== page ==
That’s the briefest introduction to Mastodon and fediverse I can give you right now. And believe me, there’s a lot more to it. But this is one way decentralized social media can (and does) work. And that’s not the only one.

Let’s have a look at Nostr.

What is Nostr?

NOSTR is an abbreviation for Notes and Other Stuff Transmitted by Relays.

Let’s imagine another completely different world. There’s no Facebook or Twitter, no Instagram or YouTube. Instead, we have an infinite supply of blank postcards and pens.

To talk to each other, we agree to write our messages on the postcards. Under each message, we put our signature. Our signature is always unique to us because our style of writing and the pen we use unambiguously communicates it was really us who signed the message.

Now, we need a place to put those postcards so that someone can receive and read them.

Conveniently, the whole world is full of mailboxes placed on each street corner. Everyone can set up their own mailbox as it’s relatively uncomplicated - and that’s what people do. Some mailboxes are free; others charge a fee. Some allow everyone to read the postcards but not to send them.

All those mailboxes have one specific feature: except for a few, most of them are open and available for anyone to send their postcards. Everyone can check each mailbox and see postcards written by other people.

Since we put our signatures on postcards, and our signatures are unique (no one can easily fake ours unless they steal our pen and try very hard), our friends always know which postcard comes from us. So to exchange postcards, we must agree to use the same mailboxes.

For convenience, we can write the same postcard multiple times and send it to as many mailboxes as we want. Fortunately, the technology has advanced enough so that we don’t have to spend time copying the same postcard for each mailbox - it happens effortlessly and automatically.

Sending our postcards to multiple mailboxes has one advantage: more people will read them. But nothing stops us from sticking to just one mailbox. That one special mailbox available only to our close group of friends.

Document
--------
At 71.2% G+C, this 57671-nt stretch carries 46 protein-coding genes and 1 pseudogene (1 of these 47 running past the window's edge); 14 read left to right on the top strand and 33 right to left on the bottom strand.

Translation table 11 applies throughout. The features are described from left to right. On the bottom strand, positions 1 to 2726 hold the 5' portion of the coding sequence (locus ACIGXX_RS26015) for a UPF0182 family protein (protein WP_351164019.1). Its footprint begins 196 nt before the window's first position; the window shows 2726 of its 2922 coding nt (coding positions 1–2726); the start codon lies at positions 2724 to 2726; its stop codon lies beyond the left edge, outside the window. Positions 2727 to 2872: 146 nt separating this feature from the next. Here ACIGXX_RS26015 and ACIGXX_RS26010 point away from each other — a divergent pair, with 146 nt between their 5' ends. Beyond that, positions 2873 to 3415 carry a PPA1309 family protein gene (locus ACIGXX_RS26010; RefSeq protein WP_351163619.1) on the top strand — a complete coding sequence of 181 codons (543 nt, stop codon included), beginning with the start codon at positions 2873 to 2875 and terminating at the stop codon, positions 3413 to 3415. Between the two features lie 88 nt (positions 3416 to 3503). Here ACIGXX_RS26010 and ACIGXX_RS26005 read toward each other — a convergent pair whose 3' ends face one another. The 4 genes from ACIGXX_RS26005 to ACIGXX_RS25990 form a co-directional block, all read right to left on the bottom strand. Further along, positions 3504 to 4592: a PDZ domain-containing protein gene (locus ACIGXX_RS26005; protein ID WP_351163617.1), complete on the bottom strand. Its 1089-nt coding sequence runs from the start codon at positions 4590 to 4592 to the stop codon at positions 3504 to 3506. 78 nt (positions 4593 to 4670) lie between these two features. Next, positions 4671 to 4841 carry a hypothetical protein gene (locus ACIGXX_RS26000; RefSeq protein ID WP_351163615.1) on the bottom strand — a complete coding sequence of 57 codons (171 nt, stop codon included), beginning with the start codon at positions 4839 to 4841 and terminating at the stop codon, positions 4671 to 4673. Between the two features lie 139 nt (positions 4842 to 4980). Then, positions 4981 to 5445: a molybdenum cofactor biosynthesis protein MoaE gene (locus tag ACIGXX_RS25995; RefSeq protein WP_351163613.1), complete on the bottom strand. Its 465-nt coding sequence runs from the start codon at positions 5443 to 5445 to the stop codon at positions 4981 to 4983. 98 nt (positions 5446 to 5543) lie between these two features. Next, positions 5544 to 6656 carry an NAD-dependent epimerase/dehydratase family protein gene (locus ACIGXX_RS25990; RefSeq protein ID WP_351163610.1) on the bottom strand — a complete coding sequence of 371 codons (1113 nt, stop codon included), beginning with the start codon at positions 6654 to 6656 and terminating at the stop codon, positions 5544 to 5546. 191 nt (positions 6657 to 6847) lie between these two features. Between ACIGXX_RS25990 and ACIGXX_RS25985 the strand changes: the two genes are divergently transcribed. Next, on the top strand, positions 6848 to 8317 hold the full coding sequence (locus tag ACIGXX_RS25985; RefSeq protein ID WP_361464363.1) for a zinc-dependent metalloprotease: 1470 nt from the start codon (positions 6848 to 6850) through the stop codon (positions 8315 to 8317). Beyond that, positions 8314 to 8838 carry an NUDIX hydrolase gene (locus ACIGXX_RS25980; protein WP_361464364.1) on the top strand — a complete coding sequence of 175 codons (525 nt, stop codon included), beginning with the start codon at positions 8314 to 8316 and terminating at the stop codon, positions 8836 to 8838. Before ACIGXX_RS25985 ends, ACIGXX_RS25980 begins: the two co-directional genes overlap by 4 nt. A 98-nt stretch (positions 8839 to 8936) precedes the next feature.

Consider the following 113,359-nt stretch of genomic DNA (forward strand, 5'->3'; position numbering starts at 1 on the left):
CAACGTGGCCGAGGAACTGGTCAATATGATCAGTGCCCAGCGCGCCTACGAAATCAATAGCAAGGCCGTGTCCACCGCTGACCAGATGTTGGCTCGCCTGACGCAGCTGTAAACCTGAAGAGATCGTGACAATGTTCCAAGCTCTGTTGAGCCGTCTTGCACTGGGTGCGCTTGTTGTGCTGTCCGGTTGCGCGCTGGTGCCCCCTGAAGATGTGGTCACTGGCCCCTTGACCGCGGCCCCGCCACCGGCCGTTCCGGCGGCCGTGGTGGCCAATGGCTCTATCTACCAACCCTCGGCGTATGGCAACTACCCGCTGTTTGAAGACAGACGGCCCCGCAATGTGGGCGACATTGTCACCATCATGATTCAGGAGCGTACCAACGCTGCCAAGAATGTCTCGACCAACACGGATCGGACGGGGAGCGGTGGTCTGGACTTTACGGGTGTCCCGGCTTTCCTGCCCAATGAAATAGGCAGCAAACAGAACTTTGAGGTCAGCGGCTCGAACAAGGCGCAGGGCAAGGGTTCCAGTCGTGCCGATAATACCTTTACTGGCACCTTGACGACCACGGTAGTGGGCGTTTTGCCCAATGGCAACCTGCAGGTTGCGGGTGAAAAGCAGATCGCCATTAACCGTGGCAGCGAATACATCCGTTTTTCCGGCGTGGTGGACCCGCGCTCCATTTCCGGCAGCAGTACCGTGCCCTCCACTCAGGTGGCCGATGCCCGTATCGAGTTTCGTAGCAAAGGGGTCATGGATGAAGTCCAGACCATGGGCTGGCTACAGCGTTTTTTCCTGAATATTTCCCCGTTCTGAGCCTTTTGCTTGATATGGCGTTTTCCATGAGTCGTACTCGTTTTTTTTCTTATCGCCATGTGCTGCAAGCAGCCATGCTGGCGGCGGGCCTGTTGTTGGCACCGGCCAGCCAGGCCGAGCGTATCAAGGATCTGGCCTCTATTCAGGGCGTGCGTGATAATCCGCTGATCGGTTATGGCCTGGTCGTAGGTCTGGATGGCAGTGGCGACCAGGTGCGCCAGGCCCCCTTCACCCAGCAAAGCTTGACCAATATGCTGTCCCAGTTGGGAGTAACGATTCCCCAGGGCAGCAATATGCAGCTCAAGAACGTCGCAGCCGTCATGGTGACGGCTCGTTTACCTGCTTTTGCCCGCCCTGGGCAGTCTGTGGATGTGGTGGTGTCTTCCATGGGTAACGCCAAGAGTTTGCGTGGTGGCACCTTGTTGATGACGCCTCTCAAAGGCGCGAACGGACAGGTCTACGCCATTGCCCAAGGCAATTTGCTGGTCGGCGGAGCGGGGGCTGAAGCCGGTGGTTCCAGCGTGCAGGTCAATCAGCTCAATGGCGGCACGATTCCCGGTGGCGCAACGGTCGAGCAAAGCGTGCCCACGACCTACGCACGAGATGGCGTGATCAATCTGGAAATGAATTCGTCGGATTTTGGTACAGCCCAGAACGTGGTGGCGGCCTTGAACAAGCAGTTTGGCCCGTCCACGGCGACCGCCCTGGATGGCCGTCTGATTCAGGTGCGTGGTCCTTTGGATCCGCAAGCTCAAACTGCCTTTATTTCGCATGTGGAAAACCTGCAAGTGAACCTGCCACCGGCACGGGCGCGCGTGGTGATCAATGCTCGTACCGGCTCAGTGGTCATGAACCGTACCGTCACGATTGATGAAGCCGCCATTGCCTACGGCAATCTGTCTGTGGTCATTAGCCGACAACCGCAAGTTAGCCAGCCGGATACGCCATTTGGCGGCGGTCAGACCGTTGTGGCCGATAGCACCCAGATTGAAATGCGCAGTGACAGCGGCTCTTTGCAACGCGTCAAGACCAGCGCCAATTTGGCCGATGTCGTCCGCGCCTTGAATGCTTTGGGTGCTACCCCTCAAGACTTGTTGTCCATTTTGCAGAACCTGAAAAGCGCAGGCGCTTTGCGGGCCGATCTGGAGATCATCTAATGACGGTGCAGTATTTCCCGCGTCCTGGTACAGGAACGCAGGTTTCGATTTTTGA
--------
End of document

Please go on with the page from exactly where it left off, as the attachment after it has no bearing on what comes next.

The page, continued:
In Nostr, we send notes (postcards) to relays (mailboxes). We sign each note with a cryptographic key that is private to us (that’s us signing our postcards with our favorite pen). Our followers know how to find us because they know our public key (they can see what our signature on a postcard looks like).

Unfortunately, our signatures on Nostr don’t look overly neat. Mine looks like this:


Or, if you prefer hexPubKey format:


Not convenient, but we can rely on copy-pasting or browser extensions to store the keys for us.

So, how does Nostr compare to Mastodon?

Mastodon and Nostr utilize the concept of relays. Relay is effectively somebody else’s computer that does stuff.

In both Mastodon and Nostr, relays do very similar things - they accept and broadcast messages sent to them. In most cases, anyone can publish or subscribe to any relay they wish.

However, relays on Mastodon are merely an additional tool to work around the decentralized nature of the fediverse (how do I get to see things if I run my own single-person server?). Mastodon can do just fine without relays because direct person-to-person interactions are effective enough at turning a chaotic bunch of computers into an interconnected network.

Relays in Nostr are its building block. They are the primary source of truth about every person that posted at least one note. Effective 1-to-1 communication on Nostr cannot happen without at least one relay that knows something about both people talking to each other.

Also, Mastodon and Nostr handle user identity in slightly different ways. In the fediverse - just like email - our identity is directly tied to the server we use. And that makes us somewhat reliant on the party that maintains our server.

Nostr uses asymmetric cryptography to identify people on the network. Our identity is a pair of keys, one of which we keep secret and the other we share with anyone who wants to talk to us. However, the keys themselves don’t store any data; it’s relays’ job to know what we’ve been up to and share that info with anyone who wants to know.

How do I start?

To access Nostr, you need an application to generate your private and public keys.

A good client will do that automatically for you and plug you into a few predefined relays so that you can immediately post your ‘Just setting up my Nostr’ message and see something on your timeline.